Anyone who suffers from diverticulitis has strong incentive to eat right. Age can bring about the formation of pouches along the digestive system lining, especially in the large intestine, or colon. These pockets are, for the most part, benign. In certain people, however, the pouches — known as diverticula — can become inflamed. This inflammation is referred to as diverticulitis and it can yield some unpleasant symptoms e.g. nausea, abdominal pain, fever and irregular bowel movements. Often, this condition is managed through nutrition and medication. In some cases, surgery is necessary. Shunning the foods that aggravate diverticulitis helps in managing the condition. Here are the 10 foods to avoid in a diverticulitis diet:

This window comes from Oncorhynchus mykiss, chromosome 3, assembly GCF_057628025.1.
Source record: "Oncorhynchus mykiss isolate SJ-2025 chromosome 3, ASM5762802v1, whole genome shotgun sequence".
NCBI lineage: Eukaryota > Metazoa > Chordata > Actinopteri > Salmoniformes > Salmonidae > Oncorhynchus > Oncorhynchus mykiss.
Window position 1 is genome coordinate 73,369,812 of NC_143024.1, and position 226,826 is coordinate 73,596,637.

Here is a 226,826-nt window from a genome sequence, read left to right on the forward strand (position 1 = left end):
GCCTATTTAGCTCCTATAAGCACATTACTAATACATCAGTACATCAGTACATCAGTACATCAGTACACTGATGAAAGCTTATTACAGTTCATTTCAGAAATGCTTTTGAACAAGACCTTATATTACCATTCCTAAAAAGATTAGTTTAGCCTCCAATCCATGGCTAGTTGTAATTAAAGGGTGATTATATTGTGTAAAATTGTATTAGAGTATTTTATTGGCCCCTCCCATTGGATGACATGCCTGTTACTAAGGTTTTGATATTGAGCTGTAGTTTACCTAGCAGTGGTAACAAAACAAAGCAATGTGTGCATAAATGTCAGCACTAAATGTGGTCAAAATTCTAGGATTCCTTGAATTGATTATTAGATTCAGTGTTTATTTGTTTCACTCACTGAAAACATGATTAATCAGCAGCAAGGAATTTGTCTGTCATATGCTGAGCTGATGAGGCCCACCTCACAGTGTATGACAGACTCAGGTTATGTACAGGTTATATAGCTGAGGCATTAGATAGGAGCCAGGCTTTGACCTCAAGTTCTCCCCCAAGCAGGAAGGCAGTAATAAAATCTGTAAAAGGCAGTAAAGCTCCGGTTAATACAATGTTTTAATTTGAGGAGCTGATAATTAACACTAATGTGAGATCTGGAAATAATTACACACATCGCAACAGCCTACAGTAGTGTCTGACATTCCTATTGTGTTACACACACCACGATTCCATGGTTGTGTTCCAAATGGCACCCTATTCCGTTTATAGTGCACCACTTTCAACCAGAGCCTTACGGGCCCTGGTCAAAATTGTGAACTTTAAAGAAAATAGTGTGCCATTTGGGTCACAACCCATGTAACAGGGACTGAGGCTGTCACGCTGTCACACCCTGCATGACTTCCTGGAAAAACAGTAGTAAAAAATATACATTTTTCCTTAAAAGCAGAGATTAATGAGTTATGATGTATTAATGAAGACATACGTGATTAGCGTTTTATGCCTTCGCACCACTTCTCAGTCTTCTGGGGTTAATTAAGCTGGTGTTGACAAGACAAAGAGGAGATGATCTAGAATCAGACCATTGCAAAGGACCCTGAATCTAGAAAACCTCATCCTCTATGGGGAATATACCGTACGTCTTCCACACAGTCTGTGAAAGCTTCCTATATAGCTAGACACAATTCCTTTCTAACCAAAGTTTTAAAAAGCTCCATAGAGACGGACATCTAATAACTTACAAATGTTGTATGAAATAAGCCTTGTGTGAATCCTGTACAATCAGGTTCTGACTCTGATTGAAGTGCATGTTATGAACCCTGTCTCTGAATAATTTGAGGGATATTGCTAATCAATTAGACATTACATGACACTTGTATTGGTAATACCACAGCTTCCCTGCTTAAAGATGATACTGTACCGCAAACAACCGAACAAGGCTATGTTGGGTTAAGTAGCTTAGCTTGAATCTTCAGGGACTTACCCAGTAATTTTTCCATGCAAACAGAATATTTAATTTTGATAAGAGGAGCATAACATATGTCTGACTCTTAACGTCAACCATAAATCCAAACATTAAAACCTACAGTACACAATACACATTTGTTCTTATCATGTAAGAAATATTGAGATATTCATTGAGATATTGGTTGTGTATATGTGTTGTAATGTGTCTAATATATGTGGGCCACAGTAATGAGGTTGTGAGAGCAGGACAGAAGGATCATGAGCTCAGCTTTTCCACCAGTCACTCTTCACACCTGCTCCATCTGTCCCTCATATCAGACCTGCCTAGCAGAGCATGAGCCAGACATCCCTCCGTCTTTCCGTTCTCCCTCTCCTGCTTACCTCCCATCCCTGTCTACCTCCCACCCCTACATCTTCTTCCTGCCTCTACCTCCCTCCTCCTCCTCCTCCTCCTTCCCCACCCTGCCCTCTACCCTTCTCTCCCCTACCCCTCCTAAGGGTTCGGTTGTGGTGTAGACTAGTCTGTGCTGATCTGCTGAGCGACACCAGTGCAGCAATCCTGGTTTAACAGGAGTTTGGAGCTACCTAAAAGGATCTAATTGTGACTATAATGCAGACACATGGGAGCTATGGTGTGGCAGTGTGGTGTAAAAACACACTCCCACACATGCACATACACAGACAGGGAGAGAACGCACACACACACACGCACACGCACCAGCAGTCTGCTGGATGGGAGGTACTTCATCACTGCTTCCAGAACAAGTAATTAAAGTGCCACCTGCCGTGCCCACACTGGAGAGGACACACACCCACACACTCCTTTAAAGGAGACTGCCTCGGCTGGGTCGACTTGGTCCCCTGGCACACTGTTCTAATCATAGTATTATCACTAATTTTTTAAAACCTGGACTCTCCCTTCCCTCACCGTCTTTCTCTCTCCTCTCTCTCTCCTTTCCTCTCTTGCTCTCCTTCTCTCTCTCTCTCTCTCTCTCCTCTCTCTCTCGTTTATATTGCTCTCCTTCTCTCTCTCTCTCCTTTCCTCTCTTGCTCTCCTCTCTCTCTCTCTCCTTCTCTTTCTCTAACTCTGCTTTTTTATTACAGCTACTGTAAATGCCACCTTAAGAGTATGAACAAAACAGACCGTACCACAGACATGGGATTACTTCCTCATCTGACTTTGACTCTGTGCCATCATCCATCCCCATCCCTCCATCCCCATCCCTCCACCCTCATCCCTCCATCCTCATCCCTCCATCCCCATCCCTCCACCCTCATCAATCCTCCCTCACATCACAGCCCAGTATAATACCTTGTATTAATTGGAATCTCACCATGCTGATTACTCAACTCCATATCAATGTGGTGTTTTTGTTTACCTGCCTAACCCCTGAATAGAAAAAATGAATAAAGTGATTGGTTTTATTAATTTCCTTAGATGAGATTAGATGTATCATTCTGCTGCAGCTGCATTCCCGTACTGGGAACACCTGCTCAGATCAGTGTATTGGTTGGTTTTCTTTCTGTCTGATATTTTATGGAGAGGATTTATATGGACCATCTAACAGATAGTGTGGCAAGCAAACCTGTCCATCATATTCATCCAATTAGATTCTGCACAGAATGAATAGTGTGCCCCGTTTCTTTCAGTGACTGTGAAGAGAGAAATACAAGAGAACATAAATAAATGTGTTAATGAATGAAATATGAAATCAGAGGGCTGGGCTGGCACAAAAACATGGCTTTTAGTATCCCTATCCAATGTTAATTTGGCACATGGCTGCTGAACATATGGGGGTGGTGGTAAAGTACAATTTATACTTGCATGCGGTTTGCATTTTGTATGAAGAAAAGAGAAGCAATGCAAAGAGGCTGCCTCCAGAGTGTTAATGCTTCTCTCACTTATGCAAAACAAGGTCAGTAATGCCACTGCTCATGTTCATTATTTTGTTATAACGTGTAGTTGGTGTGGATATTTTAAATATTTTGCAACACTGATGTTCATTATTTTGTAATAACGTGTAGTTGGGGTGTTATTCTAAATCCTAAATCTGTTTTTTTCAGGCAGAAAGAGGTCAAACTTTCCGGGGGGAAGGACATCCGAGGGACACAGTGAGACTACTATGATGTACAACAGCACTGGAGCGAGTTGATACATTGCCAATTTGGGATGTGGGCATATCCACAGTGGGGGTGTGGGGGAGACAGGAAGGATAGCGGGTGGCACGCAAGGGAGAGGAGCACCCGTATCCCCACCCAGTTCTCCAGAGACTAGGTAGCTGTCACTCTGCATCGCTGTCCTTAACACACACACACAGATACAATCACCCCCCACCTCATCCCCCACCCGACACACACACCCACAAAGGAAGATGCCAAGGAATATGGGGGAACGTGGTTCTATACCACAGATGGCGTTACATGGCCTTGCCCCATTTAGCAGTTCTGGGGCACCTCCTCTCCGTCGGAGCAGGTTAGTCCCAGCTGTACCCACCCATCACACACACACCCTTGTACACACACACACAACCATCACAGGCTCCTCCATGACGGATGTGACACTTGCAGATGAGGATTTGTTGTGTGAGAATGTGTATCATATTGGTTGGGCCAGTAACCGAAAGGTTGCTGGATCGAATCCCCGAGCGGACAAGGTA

1. Beans and Legumes
This may seem to contradict everything you know about nutrition but many foods that are good for you can worsen diverticulitis. Abundant with plant protein, legumes such as beans, peas and lentils, are low in fat and high in fiber, B-vitamins, iron and many beneficial minerals. They are also inexpensive. Yet these nutrient-packed legumes prevent the colon from healing as they work their way through. Eschewing them gives the digestive tract needed rest and time to recuperate from the inflammation. Since fiber enlarges stools, it creates more pressure against the digestive lining hence irritating the diverticula pouches.